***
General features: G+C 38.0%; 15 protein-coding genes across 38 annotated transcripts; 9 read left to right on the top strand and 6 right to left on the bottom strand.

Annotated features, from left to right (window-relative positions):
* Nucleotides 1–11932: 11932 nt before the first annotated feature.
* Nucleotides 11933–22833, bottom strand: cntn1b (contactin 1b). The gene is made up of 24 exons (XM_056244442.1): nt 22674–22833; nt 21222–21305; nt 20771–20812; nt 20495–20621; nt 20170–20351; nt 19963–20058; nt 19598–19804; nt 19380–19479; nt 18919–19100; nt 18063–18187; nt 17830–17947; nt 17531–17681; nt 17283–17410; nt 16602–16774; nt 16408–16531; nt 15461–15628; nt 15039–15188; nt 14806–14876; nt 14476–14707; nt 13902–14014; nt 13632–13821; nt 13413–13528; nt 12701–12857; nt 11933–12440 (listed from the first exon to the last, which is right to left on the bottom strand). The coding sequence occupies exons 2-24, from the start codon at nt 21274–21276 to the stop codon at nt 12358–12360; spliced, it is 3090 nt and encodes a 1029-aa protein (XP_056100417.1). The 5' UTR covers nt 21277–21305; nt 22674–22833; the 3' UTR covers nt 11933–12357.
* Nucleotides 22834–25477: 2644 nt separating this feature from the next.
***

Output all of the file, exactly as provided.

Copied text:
General features: G+C 38.0%; 15 protein-coding genes across 38 annotated transcripts; 9 read left to right on the top strand and 6 right to left on the bottom strand.

Annotated features, from left to right (window-relative positions):
* Nucleotides 1–11932: 11932 nt before the first annotated feature.
* Nucleotides 11933–22833, bottom strand: cntn1b (contactin 1b). The gene is made up of 24 exons (XM_056244442.1): nt 22674–22833; nt 21222–21305; nt 20771–20812; nt 20495–20621; nt 20170–20351; nt 19963–20058; nt 19598–19804; nt 19380–19479; nt 18919–19100; nt 18063–18187; nt 17830–17947; nt 17531–17681; nt 17283–17410; nt 16602–16774; nt 16408–16531; nt 15461–15628; nt 15039–15188; nt 14806–14876; nt 14476–14707; nt 13902–14014; nt 13632–13821; nt 13413–13528; nt 12701–12857; nt 11933–12440 (listed from the first exon to the last, which is right to left on the bottom strand). The coding sequence occupies exons 2-24, from the start codon at nt 21274–21276 to the stop codon at nt 12358–12360; spliced, it is 3090 nt and encodes a 1029-aa protein (XP_056100417.1). The 5' UTR covers nt 21277–21305; nt 22674–22833; the 3' UTR covers nt 11933–12357.
* Nucleotides 22834–25477: 2644 nt separating this feature from the next.